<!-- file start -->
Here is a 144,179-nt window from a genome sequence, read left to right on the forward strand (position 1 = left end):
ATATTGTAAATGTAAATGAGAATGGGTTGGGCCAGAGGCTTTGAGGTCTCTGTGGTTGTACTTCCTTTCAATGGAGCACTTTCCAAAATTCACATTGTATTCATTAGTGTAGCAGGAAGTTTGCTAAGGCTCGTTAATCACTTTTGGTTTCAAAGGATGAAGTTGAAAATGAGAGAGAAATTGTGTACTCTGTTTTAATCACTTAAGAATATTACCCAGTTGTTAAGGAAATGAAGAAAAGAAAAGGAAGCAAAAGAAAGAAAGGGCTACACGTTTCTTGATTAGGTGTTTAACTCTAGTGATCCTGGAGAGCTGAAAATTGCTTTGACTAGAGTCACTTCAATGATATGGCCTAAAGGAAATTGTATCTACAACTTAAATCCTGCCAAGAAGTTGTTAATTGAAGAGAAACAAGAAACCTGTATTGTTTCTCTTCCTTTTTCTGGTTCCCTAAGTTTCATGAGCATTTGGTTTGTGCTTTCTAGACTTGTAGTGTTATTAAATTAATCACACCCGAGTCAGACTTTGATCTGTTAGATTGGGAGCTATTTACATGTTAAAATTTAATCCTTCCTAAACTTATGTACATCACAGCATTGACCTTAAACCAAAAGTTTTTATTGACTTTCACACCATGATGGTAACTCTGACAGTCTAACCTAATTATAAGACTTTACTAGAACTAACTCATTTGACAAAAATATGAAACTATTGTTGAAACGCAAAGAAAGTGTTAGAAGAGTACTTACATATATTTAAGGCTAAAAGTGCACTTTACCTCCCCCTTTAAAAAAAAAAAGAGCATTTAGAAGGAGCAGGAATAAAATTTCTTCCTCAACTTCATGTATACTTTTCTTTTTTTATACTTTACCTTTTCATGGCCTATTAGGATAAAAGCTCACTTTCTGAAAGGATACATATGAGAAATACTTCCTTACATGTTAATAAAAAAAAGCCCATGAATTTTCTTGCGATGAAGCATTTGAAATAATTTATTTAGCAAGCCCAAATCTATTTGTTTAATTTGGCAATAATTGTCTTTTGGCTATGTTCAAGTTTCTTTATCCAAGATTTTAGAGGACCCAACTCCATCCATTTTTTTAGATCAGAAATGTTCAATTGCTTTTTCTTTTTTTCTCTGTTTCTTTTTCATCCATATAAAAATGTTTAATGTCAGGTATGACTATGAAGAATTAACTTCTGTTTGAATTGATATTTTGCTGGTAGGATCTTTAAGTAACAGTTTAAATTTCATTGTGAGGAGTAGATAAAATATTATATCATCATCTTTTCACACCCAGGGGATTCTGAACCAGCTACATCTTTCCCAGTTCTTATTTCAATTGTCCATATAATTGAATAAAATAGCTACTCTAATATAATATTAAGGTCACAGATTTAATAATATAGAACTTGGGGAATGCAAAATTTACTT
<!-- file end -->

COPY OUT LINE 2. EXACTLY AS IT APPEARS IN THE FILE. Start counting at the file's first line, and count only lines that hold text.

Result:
ATATTGTAAATGTAAATGAGAATGGGTTGGGCCAGAGGCTTTGAGGTCTCTGTGGTTGTACTTCCTTTCAATGGAGCACTTTCCAAAATTCACATTGTATTCATTAGTGTAGCAGGAAGTTTGCTAAGGCTCGTTAATCACTTTTGGTTTCAAAGGATGAAGTTGAAAATGAGAGAGAAATTGTGTACTCTGTTTTAATCACTTAAGAATATTACCCAGTTGTTAAGGAAATGAAGAAAAGAAAAGGAAGCAAAAGAAAGAAAGGGCTACACGTTTCTTGATTAGGTGTTTAACTCTAGTGATCCTGGAGAGCTGAAAATTGCTTTGACTAGAGTCACTTCAATGATATGGCCTAAAGGAAATTGTATCTACAACTTAAATCCTGCCAAGAAGTTGTTAATTGAAGAGAAACAAGAAACCTGTATTGTTTCTCTTCCTTTTTCTGGTTCCCTAAGTTTCATGAGCATTTGGTTTGTGCTTTCTAGACTTGTAGTGTTATTAAATTAATCACACCCGAGTCAGACTTTGATCTGTTAGATTGGGAGCTATTTACATGTTAAAATTTAATCCTTCCTAAACTTATGTACATCACAGCATTGACCTTAAACCAAAAGTTTTTATTGACTTTCACACCATGATGGTAACTCTGACAGTCTAACCTAATTATAAGACTTTACTAGAACTAACTCATTTGACAAAAATATGAAACTATTGTTGAAACGCAAAGAAAGTGTTAGAAGAGTACTTACATATATTTAAGGCTAAAAGTGCACTTTACCTCCCCCTTTAAAAAAAAAAAGAGCATTTAGAAGGAGCAGGAATAAAATTTCTTCCTCAACTTCATGTATACTTTTCTTTTTTTATACTTTACCTTTTCATGGCCTATTAGGATAAAAGCTCACTTTCTGAAAGGATACATATGAGAAATACTTCCTTACATGTTAATAAAAAAAAGCCCATGAATTTTCTTGCGATGAAGCATTTGAAATAATTTATTTAGCAAGCCCAAATCTATTTGTTTAATTTGGCAATAATTGTCTTTTGGCTATGTTCAAGTTTCTTTATCCAAGATTTTAGAGGACCCAACTCCATCCATTTTTTTAGATCAGAAATGTTCAATTGCTTTTTCTTTTTTTCTCTGTTTCTTTTTCATCCATATAAAAATGTTTAATGTCAGGTATGACTATGAAGAATTAACTTCTGTTTGAATTGATATTTTGCTGGTAGGATCTTTAAGTAACAGTTTAAATTTCATTGTGAGGAGTAGATAAAATATTATATCATCATCTTTTCACACCCAGGGGATTCTGAACCAGCTACATCTTTCCCAGTTCTTATTTCAATTGTCCATATAATTGAATAAAATAGCTACTCTAATATAATATTAAGGTCACAGATTTAATAATATAGAACTTGGGGAATGCAAAATTTACTT